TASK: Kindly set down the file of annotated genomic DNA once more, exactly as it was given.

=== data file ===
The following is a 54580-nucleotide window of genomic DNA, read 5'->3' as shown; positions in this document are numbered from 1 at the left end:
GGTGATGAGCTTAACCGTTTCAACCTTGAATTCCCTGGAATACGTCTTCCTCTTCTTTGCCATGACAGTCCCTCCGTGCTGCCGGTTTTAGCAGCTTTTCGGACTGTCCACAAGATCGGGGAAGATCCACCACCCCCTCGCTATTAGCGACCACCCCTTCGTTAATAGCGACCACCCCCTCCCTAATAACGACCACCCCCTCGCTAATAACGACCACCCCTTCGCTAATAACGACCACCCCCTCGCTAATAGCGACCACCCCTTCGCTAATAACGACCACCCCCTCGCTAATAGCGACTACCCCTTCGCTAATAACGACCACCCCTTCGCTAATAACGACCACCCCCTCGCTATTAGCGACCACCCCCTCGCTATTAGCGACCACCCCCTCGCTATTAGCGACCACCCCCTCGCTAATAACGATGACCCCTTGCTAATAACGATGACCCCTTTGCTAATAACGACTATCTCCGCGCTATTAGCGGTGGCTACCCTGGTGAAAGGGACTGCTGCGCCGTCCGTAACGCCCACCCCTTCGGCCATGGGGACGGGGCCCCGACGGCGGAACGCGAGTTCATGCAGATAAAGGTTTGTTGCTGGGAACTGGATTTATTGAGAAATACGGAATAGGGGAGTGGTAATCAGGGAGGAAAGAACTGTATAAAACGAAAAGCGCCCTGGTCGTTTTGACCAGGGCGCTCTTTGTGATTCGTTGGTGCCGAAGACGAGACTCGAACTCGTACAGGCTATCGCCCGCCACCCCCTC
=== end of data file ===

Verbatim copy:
The following is a 54580-nucleotide window of genomic DNA, read 5'->3' as shown; positions in this document are numbered from 1 at the left end:
GGTGATGAGCTTAACCGTTTCAACCTTGAATTCCCTGGAATACGTCTTCCTCTTCTTTGCCATGACAGTCCCTCCGTGCTGCCGGTTTTAGCAGCTTTTCGGACTGTCCACAAGATCGGGGAAGATCCACCACCCCCTCGCTATTAGCGACCACCCCTTCGTTAATAGCGACCACCCCCTCCCTAATAACGACCACCCCCTCGCTAATAACGACCACCCCTTCGCTAATAACGACCACCCCCTCGCTAATAGCGACCACCCCTTCGCTAATAACGACCACCCCCTCGCTAATAGCGACTACCCCTTCGCTAATAACGACCACCCCTTCGCTAATAACGACCACCCCCTCGCTATTAGCGACCACCCCCTCGCTATTAGCGACCACCCCCTCGCTATTAGCGACCACCCCCTCGCTAATAACGATGACCCCTTGCTAATAACGATGACCCCTTTGCTAATAACGACTATCTCCGCGCTATTAGCGGTGGCTACCCTGGTGAAAGGGACTGCTGCGCCGTCCGTAACGCCCACCCCTTCGGCCATGGGGACGGGGCCCCGACGGCGGAACGCGAGTTCATGCAGATAAAGGTTTGTTGCTGGGAACTGGATTTATTGAGAAATACGGAATAGGGGAGTGGTAATCAGGGAGGAAAGAACTGTATAAAACGAAAAGCGCCCTGGTCGTTTTGACCAGGGCGCTCTTTGTGATTCGTTGGTGCCGAAGACGAGACTCGAACTCGTACAGGCTATCGCCCGCCACCCCCTC